Population of wealthy Indians, with assets of over USD 50 million, is likely to grow by nearly 71 per cent by 2022, becoming the third largest contributor in Asia with respect to wealthy population, a recent survey revealed. According to property consultant Knight Frank’s Wealth Report 2018, at 54 per cent, India records one of the fastest growth in its super prime population of individuals with a networth of USD 50 million between 2012 and 2017.
“India is expected to add more than 2,000 such individuals at a higher growth rate of 71 per cent by 2022. Cities like Mumbai and Delhi would be among the top 10 markets to witness the highest addition in household earning more than USD 250,000 annually between 2017 and 2022,” the report said.
The country is also expected to become the third largest contributor in Asia with respect to wealthy population after China and Japan, it said. The report, which tracked the burgeoning super-rich population across 314 cities of 52 countries, revealed that the number of ultra-wealthy people, with USD 50 million or more in net assets, rose by 11,630 in 2017, taking the global total to 129,730.
In terms of wealth alone wherein the index measures the number of the ultra-high networth and high networth individuals and rate of wealth generation in a city, Mumbai ranks in the top 20 with Delhi at 22nd and Bengaluru at 26th positions, respectively. According to the report, India’s wealthy population in the prime category (over USD 5 million of assets) rose to 47,720 individuals between 2016 and 2017 recording 21 per cent growth which is more than double the global average of nine per cent and one-and-half times the Asia average which is 14 per cent.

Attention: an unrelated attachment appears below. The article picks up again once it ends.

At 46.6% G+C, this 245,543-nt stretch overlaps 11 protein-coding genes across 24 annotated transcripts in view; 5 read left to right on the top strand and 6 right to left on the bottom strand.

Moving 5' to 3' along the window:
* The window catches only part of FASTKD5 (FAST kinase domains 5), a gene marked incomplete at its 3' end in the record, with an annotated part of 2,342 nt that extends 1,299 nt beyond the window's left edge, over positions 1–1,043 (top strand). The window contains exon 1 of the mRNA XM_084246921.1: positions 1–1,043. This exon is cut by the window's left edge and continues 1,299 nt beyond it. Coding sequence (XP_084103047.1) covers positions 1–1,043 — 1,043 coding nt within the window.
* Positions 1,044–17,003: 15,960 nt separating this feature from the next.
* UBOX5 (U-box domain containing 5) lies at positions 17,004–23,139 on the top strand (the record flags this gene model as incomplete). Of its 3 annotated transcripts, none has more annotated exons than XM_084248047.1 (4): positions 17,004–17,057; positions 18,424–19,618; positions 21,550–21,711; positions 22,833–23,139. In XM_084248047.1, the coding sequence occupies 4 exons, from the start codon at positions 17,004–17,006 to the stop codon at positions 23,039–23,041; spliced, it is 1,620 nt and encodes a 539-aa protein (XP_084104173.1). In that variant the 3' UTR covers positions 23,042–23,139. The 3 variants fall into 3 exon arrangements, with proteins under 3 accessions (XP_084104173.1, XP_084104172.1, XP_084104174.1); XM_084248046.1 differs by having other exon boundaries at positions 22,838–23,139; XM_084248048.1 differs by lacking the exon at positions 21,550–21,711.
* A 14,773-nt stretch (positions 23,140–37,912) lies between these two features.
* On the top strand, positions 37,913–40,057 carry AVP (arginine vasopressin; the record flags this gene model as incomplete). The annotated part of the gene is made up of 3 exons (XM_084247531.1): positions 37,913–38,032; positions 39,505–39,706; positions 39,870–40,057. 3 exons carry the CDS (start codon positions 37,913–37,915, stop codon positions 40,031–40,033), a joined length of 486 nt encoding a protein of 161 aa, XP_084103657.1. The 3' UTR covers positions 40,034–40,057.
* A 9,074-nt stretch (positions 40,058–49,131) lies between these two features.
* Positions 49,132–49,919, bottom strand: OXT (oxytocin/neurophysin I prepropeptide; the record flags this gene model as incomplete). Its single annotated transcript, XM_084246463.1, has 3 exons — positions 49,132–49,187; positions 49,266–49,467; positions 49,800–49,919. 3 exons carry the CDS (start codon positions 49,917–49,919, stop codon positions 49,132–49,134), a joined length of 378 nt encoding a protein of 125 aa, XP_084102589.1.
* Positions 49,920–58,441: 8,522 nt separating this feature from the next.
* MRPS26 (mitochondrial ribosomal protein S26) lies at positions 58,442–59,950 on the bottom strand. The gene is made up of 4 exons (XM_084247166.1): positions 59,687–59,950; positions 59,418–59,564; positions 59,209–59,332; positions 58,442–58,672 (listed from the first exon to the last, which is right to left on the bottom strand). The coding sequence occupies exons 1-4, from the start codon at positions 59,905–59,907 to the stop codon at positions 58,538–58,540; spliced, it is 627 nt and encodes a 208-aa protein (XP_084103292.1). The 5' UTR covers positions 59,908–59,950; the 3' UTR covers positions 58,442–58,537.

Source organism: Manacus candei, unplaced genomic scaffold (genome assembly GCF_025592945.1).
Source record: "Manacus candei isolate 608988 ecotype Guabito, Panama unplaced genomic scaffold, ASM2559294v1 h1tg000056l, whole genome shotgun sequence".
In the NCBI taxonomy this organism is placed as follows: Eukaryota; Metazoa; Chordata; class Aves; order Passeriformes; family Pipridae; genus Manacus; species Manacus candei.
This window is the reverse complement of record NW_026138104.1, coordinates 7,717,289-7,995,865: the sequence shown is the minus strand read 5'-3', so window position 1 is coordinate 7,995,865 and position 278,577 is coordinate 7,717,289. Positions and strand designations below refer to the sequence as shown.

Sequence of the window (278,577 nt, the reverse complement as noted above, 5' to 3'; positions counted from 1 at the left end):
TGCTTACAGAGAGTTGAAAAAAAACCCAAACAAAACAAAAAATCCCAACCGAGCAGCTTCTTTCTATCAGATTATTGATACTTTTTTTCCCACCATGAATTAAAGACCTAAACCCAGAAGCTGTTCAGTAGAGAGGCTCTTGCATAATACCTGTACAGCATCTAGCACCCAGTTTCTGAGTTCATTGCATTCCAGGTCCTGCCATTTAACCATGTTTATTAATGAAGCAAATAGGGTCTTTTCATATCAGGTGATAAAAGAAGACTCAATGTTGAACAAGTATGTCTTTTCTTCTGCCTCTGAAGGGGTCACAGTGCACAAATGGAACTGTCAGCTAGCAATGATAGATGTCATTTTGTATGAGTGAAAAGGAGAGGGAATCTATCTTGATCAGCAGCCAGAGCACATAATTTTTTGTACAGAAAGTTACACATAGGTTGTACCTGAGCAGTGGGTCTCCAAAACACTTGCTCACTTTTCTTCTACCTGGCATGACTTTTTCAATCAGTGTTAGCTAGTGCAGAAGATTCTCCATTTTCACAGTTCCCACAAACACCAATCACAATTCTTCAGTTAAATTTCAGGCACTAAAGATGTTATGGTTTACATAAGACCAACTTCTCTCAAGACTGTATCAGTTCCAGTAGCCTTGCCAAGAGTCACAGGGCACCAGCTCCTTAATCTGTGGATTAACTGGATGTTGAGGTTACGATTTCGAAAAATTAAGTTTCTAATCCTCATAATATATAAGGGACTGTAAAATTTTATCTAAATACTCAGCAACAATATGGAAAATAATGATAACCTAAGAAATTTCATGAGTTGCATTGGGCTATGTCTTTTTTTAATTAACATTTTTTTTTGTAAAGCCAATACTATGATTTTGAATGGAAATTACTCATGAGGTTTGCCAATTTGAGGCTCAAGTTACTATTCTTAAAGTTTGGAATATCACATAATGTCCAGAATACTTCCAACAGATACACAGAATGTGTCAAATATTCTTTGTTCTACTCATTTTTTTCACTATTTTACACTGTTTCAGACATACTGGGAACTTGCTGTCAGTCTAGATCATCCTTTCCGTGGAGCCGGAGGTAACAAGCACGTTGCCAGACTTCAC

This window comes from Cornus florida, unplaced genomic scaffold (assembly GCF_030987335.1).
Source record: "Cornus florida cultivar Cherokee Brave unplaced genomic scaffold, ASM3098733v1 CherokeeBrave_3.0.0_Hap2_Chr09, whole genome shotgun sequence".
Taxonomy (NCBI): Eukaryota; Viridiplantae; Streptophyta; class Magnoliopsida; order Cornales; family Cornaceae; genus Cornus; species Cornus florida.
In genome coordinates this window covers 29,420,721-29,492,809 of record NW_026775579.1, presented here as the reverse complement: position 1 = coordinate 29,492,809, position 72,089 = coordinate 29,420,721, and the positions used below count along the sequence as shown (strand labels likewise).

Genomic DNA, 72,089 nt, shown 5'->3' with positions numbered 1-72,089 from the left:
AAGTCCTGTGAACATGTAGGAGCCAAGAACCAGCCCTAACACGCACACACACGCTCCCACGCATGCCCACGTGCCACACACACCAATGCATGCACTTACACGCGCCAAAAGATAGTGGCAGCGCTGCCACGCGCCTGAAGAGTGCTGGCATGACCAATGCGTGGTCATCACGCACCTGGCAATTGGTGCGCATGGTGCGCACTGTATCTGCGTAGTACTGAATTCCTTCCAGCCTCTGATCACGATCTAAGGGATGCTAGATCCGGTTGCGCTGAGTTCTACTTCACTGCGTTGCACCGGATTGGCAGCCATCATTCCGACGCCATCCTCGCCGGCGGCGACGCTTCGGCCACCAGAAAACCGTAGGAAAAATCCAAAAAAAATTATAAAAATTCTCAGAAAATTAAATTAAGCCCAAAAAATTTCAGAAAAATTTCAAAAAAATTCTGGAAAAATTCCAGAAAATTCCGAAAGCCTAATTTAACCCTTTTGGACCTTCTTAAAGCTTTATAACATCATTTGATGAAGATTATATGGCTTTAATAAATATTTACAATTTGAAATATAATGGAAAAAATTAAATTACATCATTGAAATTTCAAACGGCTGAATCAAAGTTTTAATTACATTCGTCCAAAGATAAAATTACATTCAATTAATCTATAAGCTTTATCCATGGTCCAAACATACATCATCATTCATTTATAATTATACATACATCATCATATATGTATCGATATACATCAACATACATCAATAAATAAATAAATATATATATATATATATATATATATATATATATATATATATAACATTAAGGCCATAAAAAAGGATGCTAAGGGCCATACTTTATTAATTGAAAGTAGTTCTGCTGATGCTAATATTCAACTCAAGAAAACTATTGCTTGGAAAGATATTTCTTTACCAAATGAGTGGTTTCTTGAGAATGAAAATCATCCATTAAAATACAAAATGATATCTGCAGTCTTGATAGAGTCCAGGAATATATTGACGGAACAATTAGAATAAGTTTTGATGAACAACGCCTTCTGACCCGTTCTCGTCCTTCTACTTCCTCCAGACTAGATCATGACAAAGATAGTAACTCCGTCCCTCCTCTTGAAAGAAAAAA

“India is one of the major drivers of ultra high networth population growth in Asia, which is a bright spot in the global landscape. At 71 per cent, India shall record an accelerated growth in super prime population during 2017-2022 compared to an already high 56 per cent growth witnessed in the past five years,” Knight Frank India chief economist and national director-research, Samantak Das told reporters here.
However, the inclination to invest in property is lower for the ultra-wealthy Indians compared to their global peers, he added. “Only 23 per cent wealthy Indians are interested to invest in property (excluding a primary residence and secondary home) in India compared to 43 per cent globally. For those looking to invest outside India, the top choices are the UK, the USA and the UAE,” he said.
Amongst those willing to commit to property, a heightened level of interest in the asset class of commercial real estate particularly office and logistics/warehousing is witnessed on the back of a stream of policy interventions, Das added.